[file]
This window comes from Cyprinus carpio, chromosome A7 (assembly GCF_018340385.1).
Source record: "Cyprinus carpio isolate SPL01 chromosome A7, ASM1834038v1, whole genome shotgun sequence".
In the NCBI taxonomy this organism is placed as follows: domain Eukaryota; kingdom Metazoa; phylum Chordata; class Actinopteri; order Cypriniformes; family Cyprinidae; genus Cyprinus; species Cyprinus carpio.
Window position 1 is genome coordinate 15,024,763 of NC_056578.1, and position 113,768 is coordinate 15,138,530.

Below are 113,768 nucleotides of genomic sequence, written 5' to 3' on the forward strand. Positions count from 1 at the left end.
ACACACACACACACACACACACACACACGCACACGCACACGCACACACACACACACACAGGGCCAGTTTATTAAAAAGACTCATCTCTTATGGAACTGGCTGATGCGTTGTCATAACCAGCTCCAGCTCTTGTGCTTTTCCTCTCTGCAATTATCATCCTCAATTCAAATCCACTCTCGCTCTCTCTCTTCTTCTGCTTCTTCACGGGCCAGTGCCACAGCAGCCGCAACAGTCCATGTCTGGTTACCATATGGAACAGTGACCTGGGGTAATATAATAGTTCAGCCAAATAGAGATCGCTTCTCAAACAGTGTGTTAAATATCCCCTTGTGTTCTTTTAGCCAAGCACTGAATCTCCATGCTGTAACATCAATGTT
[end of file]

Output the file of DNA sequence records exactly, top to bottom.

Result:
This window comes from Cyprinus carpio, chromosome A7 (assembly GCF_018340385.1).
Source record: "Cyprinus carpio isolate SPL01 chromosome A7, ASM1834038v1, whole genome shotgun sequence".
In the NCBI taxonomy this organism is placed as follows: domain Eukaryota; kingdom Metazoa; phylum Chordata; class Actinopteri; order Cypriniformes; family Cyprinidae; genus Cyprinus; species Cyprinus carpio.
Window position 1 is genome coordinate 15,024,763 of NC_056578.1, and position 113,768 is coordinate 15,138,530.

Below are 113,768 nucleotides of genomic sequence, written 5' to 3' on the forward strand. Positions count from 1 at the left end.
ACACACACACACACACACACACACACACGCACACGCACACGCACACACACACACACACAGGGCCAGTTTATTAAAAAGACTCATCTCTTATGGAACTGGCTGATGCGTTGTCATAACCAGCTCCAGCTCTTGTGCTTTTCCTCTCTGCAATTATCATCCTCAATTCAAATCCACTCTCGCTCTCTCTCTTCTTCTGCTTCTTCACGGGCCAGTGCCACAGCAGCCGCAACAGTCCATGTCTGGTTACCATATGGAACAGTGACCTGGGGTAATATAATAGTTCAGCCAAATAGAGATCGCTTCTCAAACAGTGTGTTAAATATCCCCTTGTGTTCTTTTAGCCAAGCACTGAATCTCCATGCTGTAACATCAATGTT